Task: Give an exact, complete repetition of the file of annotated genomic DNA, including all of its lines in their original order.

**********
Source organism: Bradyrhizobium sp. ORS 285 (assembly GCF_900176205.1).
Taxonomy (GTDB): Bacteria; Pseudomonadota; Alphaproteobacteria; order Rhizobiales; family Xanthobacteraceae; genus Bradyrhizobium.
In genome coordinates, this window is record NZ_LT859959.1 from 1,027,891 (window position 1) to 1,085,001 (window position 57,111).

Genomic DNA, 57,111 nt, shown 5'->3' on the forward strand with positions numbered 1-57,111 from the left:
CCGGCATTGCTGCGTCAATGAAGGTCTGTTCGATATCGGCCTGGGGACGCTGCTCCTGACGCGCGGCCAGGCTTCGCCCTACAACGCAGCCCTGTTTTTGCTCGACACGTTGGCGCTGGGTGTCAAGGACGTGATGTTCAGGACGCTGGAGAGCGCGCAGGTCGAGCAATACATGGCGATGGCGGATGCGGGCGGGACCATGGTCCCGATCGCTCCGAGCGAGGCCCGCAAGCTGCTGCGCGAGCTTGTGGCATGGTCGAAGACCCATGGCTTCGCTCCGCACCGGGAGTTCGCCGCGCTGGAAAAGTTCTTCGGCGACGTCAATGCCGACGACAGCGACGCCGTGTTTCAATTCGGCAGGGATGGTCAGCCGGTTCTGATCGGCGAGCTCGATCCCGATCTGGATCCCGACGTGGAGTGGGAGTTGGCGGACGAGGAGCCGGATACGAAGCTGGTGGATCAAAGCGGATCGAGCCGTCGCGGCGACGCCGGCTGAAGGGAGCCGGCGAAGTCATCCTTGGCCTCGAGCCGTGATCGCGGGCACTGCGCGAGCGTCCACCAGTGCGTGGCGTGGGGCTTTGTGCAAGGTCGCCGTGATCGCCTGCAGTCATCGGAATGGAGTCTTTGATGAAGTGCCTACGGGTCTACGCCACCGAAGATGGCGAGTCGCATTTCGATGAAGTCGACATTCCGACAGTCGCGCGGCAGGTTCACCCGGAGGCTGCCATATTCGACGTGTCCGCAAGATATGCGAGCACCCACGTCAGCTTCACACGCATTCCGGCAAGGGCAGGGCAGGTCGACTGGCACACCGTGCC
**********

Source organism: Bradyrhizobium sp. ORS 285 (assembly GCF_900176205.1).
Taxonomy (GTDB): Bacteria; Pseudomonadota; Alphaproteobacteria; order Rhizobiales; family Xanthobacteraceae; genus Bradyrhizobium.
In genome coordinates, this window is record NZ_LT859959.1 from 1,027,891 (window position 1) to 1,085,001 (window position 57,111).

Genomic DNA, 57,111 nt, shown 5'->3' on the forward strand with positions numbered 1-57,111 from the left:
CCGGCATTGCTGCGTCAATGAAGGTCTGTTCGATATCGGCCTGGGGACGCTGCTCCTGACGCGCGGCCAGGCTTCGCCCTACAACGCAGCCCTGTTTTTGCTCGACACGTTGGCGCTGGGTGTCAAGGACGTGATGTTCAGGACGCTGGAGAGCGCGCAGGTCGAGCAATACATGGCGATGGCGGATGCGGGCGGGACCATGGTCCCGATCGCTCCGAGCGAGGCCCGCAAGCTGCTGCGCGAGCTTGTGGCATGGTCGAAGACCCATGGCTTCGCTCCGCACCGGGAGTTCGCCGCGCTGGAAAAGTTCTTCGGCGACGTCAATGCCGACGACAGCGACGCCGTGTTTCAATTCGGCAGGGATGGTCAGCCGGTTCTGATCGGCGAGCTCGATCCCGATCTGGATCCCGACGTGGAGTGGGAGTTGGCGGACGAGGAGCCGGATACGAAGCTGGTGGATCAAAGCGGATCGAGCCGTCGCGGCGACGCCGGCTGAAGGGAGCCGGCGAAGTCATCCTTGGCCTCGAGCCGTGATCGCGGGCACTGCGCGAGCGTCCACCAGTGCGTGGCGTGGGGCTTTGTGCAAGGTCGCCGTGATCGCCTGCAGTCATCGGAATGGAGTCTTTGATGAAGTGCCTACGGGTCTACGCCACCGAAGATGGCGAGTCGCATTTCGATGAAGTCGACATTCCGACAGTCGCGCGGCAGGTTCACCCGGAGGCTGCCATATTCGACGTGTCCGCAAGATATGCGAGCACCCACGTCAGCTTCACACGCATTCCGGCAAGGGCAGGGCAGGTCGACTGGCACACCGTGCC